FROM YOUR EDITOR Legacy Children's Literature

Words & Pictures Editor, Claire Watts, has been thinking about the children's books we choose to pass on to our children.

A couple of weeks ago, the board of the Association for Library Service to Children (ALSC), part of the American Library Association, voted unanimously to change the name of the Laura Ingalls Wilder Medal for children’s literature to the Children’s Literature Legacy Award. Born in 1867, Wilder’s best-known works are the eight books of the Little House series, published between 1932 and 1943. The stories are based around her upbringing as a settler in the American West. According to the ALSC, Wilder’s work ‘includes expressions of stereotypical attitudes inconsistent with ALSC’s core values.’ Wilder is acknowledged as one of the classic writers of American children’s literature, but her legacy has been tainted by her portrayal of other races in the books. One line in particular that has been called into question originally read that Kansas has ‘no people, only Indians.’ Wilder herself apologised for the line and amended it to ‘no settlers, only Indians.’ You can read more about why the ALSC made the decision to rename the award here.

My own Wilder collection (photo: Claire Watts)

There has been controversy over the announcement. While people troubled by aspects of Wilder’s work which are unacceptable today see this as a positive step, to some Wilder fans, it’s a slur on the legacy of a beloved childhood favourite.

It’s not likely that the Little House books are going to disappear from bookshop shelves any time soon, though. They’re an established classic, and Wilder’s strong, direct voice paints a portrait of the past that’s easy for modern children to understand. Even if some people choose to turn their backs on the books, others will keep buying them and passing them on.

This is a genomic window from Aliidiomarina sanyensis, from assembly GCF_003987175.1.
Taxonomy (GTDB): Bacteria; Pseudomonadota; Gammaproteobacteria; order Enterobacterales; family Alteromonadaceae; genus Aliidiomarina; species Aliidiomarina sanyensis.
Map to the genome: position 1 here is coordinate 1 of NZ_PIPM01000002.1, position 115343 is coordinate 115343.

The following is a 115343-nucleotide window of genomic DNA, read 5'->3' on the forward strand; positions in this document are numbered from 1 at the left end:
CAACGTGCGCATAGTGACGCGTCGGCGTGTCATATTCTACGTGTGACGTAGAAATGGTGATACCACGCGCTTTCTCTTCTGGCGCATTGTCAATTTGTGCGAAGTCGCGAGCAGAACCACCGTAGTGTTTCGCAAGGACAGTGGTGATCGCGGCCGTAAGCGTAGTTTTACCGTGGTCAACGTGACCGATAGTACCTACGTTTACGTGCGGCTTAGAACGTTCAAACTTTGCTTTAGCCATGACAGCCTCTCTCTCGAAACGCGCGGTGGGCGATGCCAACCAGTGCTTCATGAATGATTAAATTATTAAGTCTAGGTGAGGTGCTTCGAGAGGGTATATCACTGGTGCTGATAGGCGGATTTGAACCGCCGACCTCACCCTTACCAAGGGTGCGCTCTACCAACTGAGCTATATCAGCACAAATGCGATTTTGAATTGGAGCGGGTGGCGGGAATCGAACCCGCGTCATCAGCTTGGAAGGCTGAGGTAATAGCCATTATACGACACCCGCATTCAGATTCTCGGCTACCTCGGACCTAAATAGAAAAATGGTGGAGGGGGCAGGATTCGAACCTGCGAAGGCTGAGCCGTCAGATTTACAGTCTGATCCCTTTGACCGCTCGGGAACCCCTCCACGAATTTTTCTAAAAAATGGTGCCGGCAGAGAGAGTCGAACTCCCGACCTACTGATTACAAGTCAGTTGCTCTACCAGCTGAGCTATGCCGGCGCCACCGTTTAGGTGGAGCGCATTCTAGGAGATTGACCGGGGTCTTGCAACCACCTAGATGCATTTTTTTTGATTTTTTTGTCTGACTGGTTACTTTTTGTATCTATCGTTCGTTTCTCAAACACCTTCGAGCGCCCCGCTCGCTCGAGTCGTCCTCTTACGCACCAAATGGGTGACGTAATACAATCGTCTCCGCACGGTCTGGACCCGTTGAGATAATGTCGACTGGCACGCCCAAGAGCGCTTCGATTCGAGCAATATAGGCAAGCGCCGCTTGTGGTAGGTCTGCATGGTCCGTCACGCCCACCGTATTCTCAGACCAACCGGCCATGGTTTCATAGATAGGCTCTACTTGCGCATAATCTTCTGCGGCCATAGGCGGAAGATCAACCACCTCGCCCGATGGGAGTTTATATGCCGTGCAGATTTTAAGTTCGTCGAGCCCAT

The legacy of the children’s books

This story set me thinking about the legacy of the children’s books we pass onto future generations. Many of us have a handful – or more – of precious books from our own childhood that we desperately want to share with our children and grandchildren. And of course there are the ‘classics’ that people buy for children as presents because they’ve heard of them and 'they must be good if they’ve been around so long'. But there’s an awful lot in some of the classics that’s hard for children to understand in terms of content and language and background and there are things that are just plain wrong by modern standards.

I loved Russell Hoban's Frances books as a child, but when I shared them with my own children I was surprised to discover that naughty Frances eventually stays in bed when her father threatens to spank her. It didn't stop me reading the book but it didn't become a favourite like Bread and Jam for Frances which has no dodgy messages.

Is there room for the classics? 

Should we keep books from children if they contain outdated ways of thinking or harmful messages? Should we consign such books to the dusty shelves of historical curiosities to be read by adults only and stick to reading children modern books? What about editing popular books from the past to make them more acceptable? Is that a way forward? Or can coming across traces of the past in old books and recognising them as unacceptable today lead children to think about how and why such things have changed and what more can be done to make a better world?

It’s a hard call. Such a wealth of children’s literature would be lost by setting aside books with content and attitudes we find unsettling or unacceptable – Laura Ingalls Wilder’s wonderful voice for one. And yet, and yet… don’t we owe it to children to present them with all that is best and most admirable?

What do you think?
Header image: Coral Walker

Claire Watts is Editor of Words & Pictures. You can contact her at

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